The Streptocarpus, also known as the Cape Primrose plant, is a delicate evergreen hybrid featuring velvet flowers and striking, deep-veined leaves. As a relative of the African violet, the Cape Primrose keeps in bloom for several months of the year when treated properly and exposed to ample indirect lighting.
A Cape Primrose plant reaches a height of 12 inches and spreads up to 18 inches. Best grown in USA plant hardiness zones 10 through 11, the Cape Primrose is a lively, beautiful plant with robust flower stems supporting vibrant, colorful blooms in several shades of violet and complementary colors like lavender.
Water and Soil Requirements
As a delicate perennial, the Cape Primrose should be watered enough to carefully wet its roots, but not enough to produce soggy soil. The roots are quite sensitive to moisture overages, and too much water will likely cause root rot and damage the plant. If the leaves wilt and become discolored, you’ll know that you’ve used too much water.
Reduce watering frequency in the colder months of the year, but maintain at least slight a bit of moisture in the soil.
The Cape Primrose is best kept in the same potting mix as the African violet, and soil should never become completely dry during any point of the year.
|Light:||Indirect light. East-or west-facing window is ideal.|
|Watering:||water whenever the top 2 inches of potting mix feels dry. Reduce watering in winter.|
|Soil:||African Violet Potting Mix|
|Temperature:||Moderate temperature of 55- 70° F | 13-21° C|
|Height:||up to 12 inches|
|Spread:||up to 18 inches|
Light and Temperature Requirements
The Cape Primrose loves bright light, but exposure to direct sunlight can damage the delicate leaves, so indirect and sunlight filtered through curtains works best.
Fluorescent lights are another viable option, but always use natural sunlight when possible.
The Cape Primrose is best kept in moderate-humidity environments throughout the year.
Foliage should be gently sprayed with a water mister to supply a constant source of moisture for the leaves.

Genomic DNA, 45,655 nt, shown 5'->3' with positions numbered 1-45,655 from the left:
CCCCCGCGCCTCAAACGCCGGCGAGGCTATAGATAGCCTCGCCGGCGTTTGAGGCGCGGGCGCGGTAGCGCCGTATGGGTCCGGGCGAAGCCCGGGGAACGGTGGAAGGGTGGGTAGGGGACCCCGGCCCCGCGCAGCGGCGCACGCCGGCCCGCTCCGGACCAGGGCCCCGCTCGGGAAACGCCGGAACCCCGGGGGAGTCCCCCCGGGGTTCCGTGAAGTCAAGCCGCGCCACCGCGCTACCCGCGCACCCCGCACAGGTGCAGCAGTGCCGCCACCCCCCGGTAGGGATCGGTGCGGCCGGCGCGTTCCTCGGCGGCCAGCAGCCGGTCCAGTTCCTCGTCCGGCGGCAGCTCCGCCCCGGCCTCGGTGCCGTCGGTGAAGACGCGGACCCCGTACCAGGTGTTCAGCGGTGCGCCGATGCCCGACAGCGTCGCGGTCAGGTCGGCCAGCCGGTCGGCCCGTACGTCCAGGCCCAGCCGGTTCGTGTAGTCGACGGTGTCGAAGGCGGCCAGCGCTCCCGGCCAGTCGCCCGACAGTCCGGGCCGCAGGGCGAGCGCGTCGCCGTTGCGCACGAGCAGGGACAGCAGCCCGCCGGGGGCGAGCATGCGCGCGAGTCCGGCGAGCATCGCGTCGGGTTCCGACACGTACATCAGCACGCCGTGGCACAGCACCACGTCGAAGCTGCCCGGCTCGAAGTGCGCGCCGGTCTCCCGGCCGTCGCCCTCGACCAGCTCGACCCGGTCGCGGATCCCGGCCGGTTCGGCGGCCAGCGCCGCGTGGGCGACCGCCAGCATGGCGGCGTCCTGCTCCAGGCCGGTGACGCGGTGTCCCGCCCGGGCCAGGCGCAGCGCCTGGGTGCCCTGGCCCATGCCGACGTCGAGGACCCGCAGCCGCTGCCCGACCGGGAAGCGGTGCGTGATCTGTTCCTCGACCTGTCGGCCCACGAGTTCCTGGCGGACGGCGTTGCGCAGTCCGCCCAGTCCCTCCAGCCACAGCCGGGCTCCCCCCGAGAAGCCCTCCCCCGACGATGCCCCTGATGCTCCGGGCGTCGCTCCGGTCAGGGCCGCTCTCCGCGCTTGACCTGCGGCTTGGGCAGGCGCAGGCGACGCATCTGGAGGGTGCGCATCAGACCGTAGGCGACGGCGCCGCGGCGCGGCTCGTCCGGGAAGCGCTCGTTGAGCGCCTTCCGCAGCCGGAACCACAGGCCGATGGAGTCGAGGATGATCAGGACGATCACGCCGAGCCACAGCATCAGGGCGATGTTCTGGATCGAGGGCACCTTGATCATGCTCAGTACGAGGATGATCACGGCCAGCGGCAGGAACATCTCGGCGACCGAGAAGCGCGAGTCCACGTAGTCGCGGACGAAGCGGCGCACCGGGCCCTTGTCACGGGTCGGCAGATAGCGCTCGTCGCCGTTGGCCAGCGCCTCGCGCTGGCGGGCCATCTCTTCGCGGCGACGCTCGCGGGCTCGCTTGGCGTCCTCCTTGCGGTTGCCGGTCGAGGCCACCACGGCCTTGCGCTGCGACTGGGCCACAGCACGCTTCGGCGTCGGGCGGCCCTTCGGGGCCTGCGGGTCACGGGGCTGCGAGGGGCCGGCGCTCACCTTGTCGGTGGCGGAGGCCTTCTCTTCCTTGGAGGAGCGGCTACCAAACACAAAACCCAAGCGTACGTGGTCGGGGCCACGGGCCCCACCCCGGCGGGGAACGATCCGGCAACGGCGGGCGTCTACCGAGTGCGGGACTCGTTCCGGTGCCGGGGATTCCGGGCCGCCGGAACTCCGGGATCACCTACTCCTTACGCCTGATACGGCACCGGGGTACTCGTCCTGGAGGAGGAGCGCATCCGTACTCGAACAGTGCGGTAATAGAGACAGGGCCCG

To further maintain moisture, keep the Cape Primrose away from sharp forms of draft or other desiccants.
Supply the Cape Primrose with high-quality phosphorous-heavy fertilizer twice per month in Spring and Summer. Though you have many choices of fertilizer, African violet fertilizer will work perfectly.
Make sure to moisten the soil before applying fertilizer, as the Cape Primrose may suffer fertilizer burns if the soil is not properly wet beforehand.
Propagating The Cape Primrose
Fortunately, when it comes to flowering plants, Cape Primrose is incredibly easy to propagate.
During Spring season, simply select a batch of healthy-looking leaves and delicately cut from as close to the base of the plant as possible. The best leaves for cutting are those which display a deep green color and appear to be vibrant and well-nourished.
Although it’s possible to propagate the Cape Primrose with leave cuttings taken during the late Spring to early Summer, early-to-mid Spring is best.
Instructions To Repot
Repotting the Cape Primrose works best by transferring as much of the previous potting mix as possible. The plant is quite resilient, so even if a few of it’s roots are detached, owners will find the new pots filled with replacement roots.